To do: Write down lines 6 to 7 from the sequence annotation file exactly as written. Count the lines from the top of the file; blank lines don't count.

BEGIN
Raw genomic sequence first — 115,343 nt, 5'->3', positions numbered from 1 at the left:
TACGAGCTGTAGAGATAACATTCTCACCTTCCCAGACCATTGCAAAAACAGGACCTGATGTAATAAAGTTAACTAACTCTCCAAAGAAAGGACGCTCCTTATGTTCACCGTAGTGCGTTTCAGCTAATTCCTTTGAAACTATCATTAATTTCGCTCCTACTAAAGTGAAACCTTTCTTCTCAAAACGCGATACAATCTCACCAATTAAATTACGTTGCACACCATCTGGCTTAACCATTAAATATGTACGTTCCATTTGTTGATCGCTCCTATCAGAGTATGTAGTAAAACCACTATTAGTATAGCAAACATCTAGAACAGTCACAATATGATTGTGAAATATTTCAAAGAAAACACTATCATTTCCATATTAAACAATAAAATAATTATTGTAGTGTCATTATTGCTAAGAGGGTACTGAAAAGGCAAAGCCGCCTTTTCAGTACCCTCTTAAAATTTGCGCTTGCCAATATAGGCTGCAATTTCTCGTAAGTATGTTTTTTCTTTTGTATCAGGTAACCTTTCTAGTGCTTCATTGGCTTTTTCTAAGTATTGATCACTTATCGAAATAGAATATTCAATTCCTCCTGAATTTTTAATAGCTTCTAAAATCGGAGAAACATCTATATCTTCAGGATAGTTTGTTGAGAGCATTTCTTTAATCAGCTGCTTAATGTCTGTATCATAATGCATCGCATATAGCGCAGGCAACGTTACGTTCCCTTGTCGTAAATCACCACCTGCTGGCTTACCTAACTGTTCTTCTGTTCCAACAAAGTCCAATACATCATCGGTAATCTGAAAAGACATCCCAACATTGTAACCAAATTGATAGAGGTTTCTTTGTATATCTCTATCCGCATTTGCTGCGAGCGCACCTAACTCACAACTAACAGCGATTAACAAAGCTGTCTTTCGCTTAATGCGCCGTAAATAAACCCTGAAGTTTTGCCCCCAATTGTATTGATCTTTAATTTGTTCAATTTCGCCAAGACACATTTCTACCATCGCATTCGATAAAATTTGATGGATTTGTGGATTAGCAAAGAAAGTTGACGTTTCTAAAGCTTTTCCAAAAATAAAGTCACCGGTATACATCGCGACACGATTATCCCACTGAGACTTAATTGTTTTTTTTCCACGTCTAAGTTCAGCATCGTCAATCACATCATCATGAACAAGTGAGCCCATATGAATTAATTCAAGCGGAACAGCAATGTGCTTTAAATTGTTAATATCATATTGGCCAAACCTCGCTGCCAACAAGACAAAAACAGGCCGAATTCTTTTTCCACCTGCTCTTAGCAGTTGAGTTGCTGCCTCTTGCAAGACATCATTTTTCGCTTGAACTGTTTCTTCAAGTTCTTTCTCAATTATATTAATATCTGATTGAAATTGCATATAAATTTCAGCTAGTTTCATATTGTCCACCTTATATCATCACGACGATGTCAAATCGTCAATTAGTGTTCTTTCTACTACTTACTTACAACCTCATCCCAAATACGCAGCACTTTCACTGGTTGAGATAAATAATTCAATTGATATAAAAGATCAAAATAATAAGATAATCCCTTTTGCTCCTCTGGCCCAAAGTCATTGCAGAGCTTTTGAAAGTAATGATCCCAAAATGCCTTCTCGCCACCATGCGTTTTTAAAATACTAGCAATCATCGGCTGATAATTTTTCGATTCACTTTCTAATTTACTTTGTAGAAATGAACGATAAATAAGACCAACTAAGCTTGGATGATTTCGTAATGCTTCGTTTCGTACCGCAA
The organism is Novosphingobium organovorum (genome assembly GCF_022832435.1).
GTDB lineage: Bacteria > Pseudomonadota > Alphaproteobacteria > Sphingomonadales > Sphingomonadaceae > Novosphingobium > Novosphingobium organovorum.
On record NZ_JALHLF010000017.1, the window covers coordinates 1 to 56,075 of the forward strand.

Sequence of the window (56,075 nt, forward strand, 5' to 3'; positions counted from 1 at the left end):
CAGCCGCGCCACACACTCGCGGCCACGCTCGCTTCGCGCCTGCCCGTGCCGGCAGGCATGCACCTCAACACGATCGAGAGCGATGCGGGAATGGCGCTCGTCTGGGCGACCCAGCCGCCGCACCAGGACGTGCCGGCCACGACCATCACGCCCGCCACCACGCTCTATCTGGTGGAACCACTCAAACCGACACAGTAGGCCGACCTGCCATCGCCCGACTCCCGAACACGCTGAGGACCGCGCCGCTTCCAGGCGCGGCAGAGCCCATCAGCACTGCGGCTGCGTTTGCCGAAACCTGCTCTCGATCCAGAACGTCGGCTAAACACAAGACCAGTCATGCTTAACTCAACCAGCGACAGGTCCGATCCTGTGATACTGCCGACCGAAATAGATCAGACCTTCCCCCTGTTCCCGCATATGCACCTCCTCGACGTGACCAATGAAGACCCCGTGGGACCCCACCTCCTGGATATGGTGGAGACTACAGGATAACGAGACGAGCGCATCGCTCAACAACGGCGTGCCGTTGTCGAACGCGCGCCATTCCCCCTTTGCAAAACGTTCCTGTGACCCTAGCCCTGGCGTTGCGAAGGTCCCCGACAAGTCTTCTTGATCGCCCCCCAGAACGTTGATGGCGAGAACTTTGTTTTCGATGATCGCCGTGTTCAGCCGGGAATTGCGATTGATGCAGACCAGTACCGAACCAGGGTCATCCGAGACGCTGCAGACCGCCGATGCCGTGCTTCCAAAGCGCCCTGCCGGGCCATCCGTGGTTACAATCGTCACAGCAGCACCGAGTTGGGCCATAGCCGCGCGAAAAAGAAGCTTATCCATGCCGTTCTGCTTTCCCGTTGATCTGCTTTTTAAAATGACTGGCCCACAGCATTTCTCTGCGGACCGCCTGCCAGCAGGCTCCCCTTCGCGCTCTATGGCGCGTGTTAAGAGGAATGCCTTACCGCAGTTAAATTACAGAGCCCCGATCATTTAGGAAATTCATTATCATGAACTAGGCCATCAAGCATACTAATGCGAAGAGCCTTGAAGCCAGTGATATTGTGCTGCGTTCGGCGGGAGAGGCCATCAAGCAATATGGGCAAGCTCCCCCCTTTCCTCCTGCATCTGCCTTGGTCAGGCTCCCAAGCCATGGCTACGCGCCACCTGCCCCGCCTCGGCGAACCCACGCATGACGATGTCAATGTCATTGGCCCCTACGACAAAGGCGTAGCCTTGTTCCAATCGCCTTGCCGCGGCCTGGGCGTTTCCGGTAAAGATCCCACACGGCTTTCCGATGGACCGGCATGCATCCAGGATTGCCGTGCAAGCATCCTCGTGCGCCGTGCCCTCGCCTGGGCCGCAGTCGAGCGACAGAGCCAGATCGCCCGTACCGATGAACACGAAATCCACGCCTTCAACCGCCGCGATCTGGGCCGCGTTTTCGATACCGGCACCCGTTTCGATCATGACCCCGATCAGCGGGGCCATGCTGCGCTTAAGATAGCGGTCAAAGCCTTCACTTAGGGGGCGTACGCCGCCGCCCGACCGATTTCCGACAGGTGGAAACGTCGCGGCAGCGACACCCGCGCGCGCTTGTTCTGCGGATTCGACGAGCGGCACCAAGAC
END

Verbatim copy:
Sequence of the window (56,075 nt, forward strand, 5' to 3'; positions counted from 1 at the left end):
CAGCCGCGCCACACACTCGCGGCCACGCTCGCTTCGCGCCTGCCCGTGCCGGCAGGCATGCACCTCAACACGATCGAGAGCGATGCGGGAATGGCGCTCGTCTGGGCGACCCAGCCGCCGCACCAGGACGTGCCGGCCACGACCATCACGCCCGCCACCACGCTCTATCTGGTGGAACCACTCAAACCGACACAGTAGGCCGACCTGCCATCGCCCGACTCCCGAACACGCTGAGGACCGCGCCGCTTCCAGGCGCGGCAGAGCCCATCAGCACTGCGGCTGCGTTTGCCGAAACCTGCTCTCGATCCAGAACGTCGGCTAAACACAAGACCAGTCATGCTTAACTCAACCAGCGACAGGTCCGATCCTGTGATACTGCCGACCGAAATAGATCAGACCTTCCCCCTGTTCCCGCATATGCACCTCCTCGACGTGACCAATGAAGACCCCGTGGGACCCCACCTCCTGGATATGGTGGAGACTACAGGATAACGAGACGAGCGCATCGCTCAACAACGGCGTGCCGTTGTCGAACGCGCGCCATTCCCCCTTTGCAAAACGTTCCTGTGACCCTAGCCCTGGCGTTGCGAAGGTCCCCGACAAGTCTTCTTGATCGCCCCCCAGAACGTTGATGGCGAGAACTTTGTTTTCGATGATCGCCGTGTTCAGCCGGGAATTGCGATTGATGCAGACCAGTACCGAACCAGGGTCATCCGAGACGCTGCAGACCGCCGATGCCGTGCTTCCAAAGCGCCCTGCCGGGCCATCCGTGGTTACAATCGTCACAGCAGCACCGAGTTGGGCCATAGCCGCGCGAAAAAGAAGCTTATCCATGCCGTTCTGCTTTCCCGTTGATCTGCTTTTTAAAATGACTGGCCCACAGCATTTCTCTGCGGACCGCCTGCCAGCAGGCTCCCCTTCGCGCTCTATGGCGCGTGTTAAGAGGAATGCCTTACCGCAGTTAAATTACAGAGCCCCGATCATTTAGGAAATTCATTATCATGAACTAGGCCATCAAGCATACTAATGCGAAGAGCCTTGAAGCCAGTGATATTGTGCTGCGTTCGGCGGGAGAGGCCATCAAGCAATATGGGCAAGCTCCCCCCTTTCCTCCTGCATCTGCCTTGGTCAGGCTCCCAAGCCATGGCTACGCGCCACCTGCCCCGCCTCGGCGAACCCACGCATGACGATGTCAATGTCATTGGCCCCTACGACAAAGGCGTAGCCTTGTTCCAATCGCCTTGCCGCGGCCTGGGCGTTTCCGGTAAAGATCCCACACGGCTTTCCGATGGACCGGCATGCATCCAGGATTGCCGTGCAAGCATCCTCGTGCGCCGTGCCCTCGCCTGGGCCGCAGTCGAGCGACAGAGCCAGATCGCCCGTACCGATGAACACGAAATCCACGCCTTCAACCGCCGCGATCTGGGCCGCGTTTTCGATACCGGCACCCGTTTCGATCATGACCCCGATCAGCGGGGCCATGCTGCGCTTAAGATAGCGGTCAAAGCCTTCACTTAGGGGGCGTACGCCGCCGCCCGACCGATTTCCGACAGGTGGAAACGTCGCGGCAGCGACACCCGCGCGCGCTTGTTCTGCGGATTCGACGAGCGGCACCAAGAC